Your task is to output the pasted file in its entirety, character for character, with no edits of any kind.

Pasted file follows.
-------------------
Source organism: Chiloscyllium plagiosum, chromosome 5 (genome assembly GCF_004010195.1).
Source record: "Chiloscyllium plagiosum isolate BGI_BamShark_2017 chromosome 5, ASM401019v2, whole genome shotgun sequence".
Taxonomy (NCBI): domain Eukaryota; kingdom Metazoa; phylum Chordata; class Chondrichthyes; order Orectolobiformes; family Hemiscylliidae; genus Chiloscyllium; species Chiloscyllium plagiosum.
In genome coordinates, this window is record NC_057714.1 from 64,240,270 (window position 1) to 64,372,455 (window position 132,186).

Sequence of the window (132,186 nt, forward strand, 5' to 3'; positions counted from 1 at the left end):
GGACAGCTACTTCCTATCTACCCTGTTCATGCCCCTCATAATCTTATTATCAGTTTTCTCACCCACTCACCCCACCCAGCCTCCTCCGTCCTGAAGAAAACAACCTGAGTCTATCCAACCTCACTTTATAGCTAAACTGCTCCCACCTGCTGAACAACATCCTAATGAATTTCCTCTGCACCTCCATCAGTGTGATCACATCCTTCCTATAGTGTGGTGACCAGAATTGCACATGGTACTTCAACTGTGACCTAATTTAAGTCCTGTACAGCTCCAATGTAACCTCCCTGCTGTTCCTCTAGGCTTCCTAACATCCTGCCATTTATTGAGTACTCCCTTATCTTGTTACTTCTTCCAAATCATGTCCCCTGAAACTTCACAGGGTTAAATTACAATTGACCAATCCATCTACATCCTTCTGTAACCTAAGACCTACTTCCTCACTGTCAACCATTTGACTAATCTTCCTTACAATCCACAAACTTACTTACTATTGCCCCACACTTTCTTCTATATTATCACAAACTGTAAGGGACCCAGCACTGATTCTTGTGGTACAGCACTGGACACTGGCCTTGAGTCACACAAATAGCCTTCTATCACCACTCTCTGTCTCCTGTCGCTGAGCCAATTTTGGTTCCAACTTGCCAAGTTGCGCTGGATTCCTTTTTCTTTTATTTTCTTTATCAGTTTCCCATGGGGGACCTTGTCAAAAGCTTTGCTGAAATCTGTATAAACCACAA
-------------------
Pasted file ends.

Source organism: Chiloscyllium plagiosum, chromosome 5 (genome assembly GCF_004010195.1).
Source record: "Chiloscyllium plagiosum isolate BGI_BamShark_2017 chromosome 5, ASM401019v2, whole genome shotgun sequence".
Taxonomy (NCBI): domain Eukaryota; kingdom Metazoa; phylum Chordata; class Chondrichthyes; order Orectolobiformes; family Hemiscylliidae; genus Chiloscyllium; species Chiloscyllium plagiosum.
In genome coordinates, this window is record NC_057714.1 from 64,240,270 (window position 1) to 64,372,455 (window position 132,186).

Sequence of the window (132,186 nt, forward strand, 5' to 3'; positions counted from 1 at the left end):
GGACAGCTACTTCCTATCTACCCTGTTCATGCCCCTCATAATCTTATTATCAGTTTTCTCACCCACTCACCCCACCCAGCCTCCTCCGTCCTGAAGAAAACAACCTGAGTCTATCCAACCTCACTTTATAGCTAAACTGCTCCCACCTGCTGAACAACATCCTAATGAATTTCCTCTGCACCTCCATCAGTGTGATCACATCCTTCCTATAGTGTGGTGACCAGAATTGCACATGGTACTTCAACTGTGACCTAATTTAAGTCCTGTACAGCTCCAATGTAACCTCCCTGCTGTTCCTCTAGGCTTCCTAACATCCTGCCATTTATTGAGTACTCCCTTATCTTGTTACTTCTTCCAAATCATGTCCCCTGAAACTTCACAGGGTTAAATTACAATTGACCAATCCATCTACATCCTTCTGTAACCTAAGACCTACTTCCTCACTGTCAACCATTTGACTAATCTTCCTTACAATCCACAAACTTACTTACTATTGCCCCACACTTTCTTCTATATTATCACAAACTGTAAGGGACCCAGCACTGATTCTTGTGGTACAGCACTGGACACTGGCCTTGAGTCACACAAATAGCCTTCTATCACCACTCTCTGTCTCCTGTCGCTGAGCCAATTTTGGTTCCAACTTGCCAAGTTGCGCTGGATTCCTTTTTCTTTTATTTTCTTTATCAGTTTCCCATGGGGGACCTTGTCAAAAGCTTTGCTGAAATCTGTATAAACCACAA